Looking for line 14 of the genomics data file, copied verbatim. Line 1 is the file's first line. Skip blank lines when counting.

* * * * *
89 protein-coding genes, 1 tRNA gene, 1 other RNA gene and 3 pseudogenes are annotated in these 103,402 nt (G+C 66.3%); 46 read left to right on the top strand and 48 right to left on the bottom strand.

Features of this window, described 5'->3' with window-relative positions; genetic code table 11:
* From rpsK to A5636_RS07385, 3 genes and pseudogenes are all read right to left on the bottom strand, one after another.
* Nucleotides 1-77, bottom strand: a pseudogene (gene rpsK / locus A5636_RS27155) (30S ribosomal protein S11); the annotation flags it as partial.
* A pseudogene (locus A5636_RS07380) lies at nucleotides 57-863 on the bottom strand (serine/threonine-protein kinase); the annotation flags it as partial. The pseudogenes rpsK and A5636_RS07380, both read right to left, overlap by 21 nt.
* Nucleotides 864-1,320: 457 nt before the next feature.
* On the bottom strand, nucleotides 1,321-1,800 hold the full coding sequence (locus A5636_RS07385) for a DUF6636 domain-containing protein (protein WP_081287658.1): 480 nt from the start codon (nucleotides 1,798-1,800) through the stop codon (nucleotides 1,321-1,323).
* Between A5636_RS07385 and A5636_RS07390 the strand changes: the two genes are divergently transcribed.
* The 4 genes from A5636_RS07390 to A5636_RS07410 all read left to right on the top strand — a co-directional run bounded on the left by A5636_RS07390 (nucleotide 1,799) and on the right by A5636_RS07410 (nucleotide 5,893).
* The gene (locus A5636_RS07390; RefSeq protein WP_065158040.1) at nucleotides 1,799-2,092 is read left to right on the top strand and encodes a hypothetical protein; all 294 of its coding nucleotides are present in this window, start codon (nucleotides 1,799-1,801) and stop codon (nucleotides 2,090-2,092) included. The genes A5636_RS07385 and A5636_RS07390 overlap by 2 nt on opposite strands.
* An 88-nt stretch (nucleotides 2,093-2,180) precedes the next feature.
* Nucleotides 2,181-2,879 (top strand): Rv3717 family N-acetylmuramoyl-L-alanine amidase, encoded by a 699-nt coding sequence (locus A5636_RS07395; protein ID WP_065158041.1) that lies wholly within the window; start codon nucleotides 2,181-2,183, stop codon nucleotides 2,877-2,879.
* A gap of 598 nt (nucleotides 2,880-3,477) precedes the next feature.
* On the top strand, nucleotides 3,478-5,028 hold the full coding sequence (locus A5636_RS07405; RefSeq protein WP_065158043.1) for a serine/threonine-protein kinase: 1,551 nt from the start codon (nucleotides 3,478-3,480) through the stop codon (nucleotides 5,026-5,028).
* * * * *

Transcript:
* On the top strand, nucleotides 3,478-5,028 hold the full coding sequence (locus A5636_RS07405; RefSeq protein WP_065158043.1) for a serine/threonine-protein kinase: 1,551 nt from the start codon (nucleotides 3,478-3,480) through the stop codon (nucleotides 5,026-5,028).